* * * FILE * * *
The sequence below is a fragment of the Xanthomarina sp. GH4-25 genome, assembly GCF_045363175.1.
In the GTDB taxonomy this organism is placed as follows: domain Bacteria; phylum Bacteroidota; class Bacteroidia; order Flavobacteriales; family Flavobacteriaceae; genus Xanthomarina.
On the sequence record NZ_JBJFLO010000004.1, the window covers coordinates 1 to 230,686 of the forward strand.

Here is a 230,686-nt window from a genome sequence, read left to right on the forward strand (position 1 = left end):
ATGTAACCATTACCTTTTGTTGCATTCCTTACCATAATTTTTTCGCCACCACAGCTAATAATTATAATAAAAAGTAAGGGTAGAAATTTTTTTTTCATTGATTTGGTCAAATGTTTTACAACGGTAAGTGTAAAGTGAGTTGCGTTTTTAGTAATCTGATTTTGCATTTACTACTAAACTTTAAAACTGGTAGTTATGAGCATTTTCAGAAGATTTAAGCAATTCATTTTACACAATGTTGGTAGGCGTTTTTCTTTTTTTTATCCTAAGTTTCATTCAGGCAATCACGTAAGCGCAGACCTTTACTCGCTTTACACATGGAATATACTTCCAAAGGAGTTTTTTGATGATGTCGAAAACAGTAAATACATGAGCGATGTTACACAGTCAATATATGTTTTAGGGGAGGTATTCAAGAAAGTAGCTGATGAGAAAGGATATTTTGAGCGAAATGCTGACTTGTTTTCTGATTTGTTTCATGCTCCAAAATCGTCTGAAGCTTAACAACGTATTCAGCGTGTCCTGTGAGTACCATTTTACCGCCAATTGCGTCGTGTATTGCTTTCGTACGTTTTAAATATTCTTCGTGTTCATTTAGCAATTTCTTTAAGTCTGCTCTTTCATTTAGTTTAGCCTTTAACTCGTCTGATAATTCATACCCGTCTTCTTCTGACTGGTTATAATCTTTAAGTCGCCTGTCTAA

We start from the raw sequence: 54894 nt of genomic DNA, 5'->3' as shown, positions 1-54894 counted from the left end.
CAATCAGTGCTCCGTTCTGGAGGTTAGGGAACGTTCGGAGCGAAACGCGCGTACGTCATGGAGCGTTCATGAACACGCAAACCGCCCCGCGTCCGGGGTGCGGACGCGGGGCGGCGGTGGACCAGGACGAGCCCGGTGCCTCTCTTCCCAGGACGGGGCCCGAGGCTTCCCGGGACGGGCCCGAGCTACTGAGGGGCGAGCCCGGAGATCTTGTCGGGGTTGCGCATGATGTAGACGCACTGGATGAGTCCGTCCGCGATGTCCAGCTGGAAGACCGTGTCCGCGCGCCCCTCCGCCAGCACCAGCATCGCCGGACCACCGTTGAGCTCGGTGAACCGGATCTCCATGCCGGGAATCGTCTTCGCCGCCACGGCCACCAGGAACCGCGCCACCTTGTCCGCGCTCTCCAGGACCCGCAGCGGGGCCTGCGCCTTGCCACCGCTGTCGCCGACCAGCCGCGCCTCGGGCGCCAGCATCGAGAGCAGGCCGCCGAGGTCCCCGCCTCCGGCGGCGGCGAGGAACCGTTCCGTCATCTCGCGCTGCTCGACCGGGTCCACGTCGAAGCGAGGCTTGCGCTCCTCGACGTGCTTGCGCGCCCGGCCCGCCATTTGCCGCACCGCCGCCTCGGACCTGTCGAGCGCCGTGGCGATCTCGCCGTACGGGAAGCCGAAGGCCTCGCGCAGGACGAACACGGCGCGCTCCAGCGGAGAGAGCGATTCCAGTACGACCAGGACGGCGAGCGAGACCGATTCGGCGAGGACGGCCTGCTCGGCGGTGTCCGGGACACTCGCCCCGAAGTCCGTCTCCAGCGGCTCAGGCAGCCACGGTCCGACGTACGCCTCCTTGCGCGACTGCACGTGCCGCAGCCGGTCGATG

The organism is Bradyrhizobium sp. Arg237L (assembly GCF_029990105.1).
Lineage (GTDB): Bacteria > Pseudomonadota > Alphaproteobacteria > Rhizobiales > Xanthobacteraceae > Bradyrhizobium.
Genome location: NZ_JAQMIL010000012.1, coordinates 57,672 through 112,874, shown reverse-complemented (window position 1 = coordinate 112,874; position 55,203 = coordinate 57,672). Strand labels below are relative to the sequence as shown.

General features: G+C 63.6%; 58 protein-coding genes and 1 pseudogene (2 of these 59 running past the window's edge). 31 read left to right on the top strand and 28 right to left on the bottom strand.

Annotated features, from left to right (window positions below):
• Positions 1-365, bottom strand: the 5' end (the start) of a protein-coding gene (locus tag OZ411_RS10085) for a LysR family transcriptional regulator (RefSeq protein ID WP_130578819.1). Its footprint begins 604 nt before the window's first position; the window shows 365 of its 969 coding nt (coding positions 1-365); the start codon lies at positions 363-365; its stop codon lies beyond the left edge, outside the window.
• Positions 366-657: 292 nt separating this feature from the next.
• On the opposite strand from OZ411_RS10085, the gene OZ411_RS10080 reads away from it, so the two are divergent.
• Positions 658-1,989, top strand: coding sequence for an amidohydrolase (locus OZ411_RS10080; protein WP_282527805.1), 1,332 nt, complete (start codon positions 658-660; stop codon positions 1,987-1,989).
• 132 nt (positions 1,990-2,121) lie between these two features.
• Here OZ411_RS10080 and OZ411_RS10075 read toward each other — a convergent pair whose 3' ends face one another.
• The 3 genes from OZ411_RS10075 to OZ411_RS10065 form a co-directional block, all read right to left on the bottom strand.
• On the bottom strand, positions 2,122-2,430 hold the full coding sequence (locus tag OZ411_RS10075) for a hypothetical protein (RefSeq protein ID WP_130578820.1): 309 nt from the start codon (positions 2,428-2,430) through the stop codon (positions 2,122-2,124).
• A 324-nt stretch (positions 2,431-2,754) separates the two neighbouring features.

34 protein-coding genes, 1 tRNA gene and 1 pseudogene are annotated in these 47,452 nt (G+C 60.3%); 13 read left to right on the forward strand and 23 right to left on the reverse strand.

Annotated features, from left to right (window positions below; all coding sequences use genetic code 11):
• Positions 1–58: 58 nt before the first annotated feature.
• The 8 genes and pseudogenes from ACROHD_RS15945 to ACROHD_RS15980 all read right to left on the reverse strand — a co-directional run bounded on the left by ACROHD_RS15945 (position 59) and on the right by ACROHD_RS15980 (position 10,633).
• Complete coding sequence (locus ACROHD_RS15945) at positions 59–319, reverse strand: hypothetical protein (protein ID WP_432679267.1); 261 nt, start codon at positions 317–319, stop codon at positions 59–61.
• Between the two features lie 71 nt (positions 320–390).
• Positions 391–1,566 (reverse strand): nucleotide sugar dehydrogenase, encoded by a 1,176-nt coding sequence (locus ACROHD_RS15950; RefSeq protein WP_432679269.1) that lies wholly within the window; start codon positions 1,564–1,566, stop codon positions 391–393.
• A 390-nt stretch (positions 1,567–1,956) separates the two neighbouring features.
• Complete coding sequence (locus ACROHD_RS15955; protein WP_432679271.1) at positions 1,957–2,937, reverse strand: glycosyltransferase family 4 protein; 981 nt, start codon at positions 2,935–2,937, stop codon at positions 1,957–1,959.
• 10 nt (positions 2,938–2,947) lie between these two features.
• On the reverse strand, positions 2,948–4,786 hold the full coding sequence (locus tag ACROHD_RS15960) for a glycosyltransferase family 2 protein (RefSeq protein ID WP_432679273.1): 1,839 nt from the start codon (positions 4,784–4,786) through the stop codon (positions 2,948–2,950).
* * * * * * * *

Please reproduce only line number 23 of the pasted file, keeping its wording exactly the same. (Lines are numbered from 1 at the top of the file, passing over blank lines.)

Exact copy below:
Annotated features, from left to right (window positions below; all coding sequences use genetic code 11):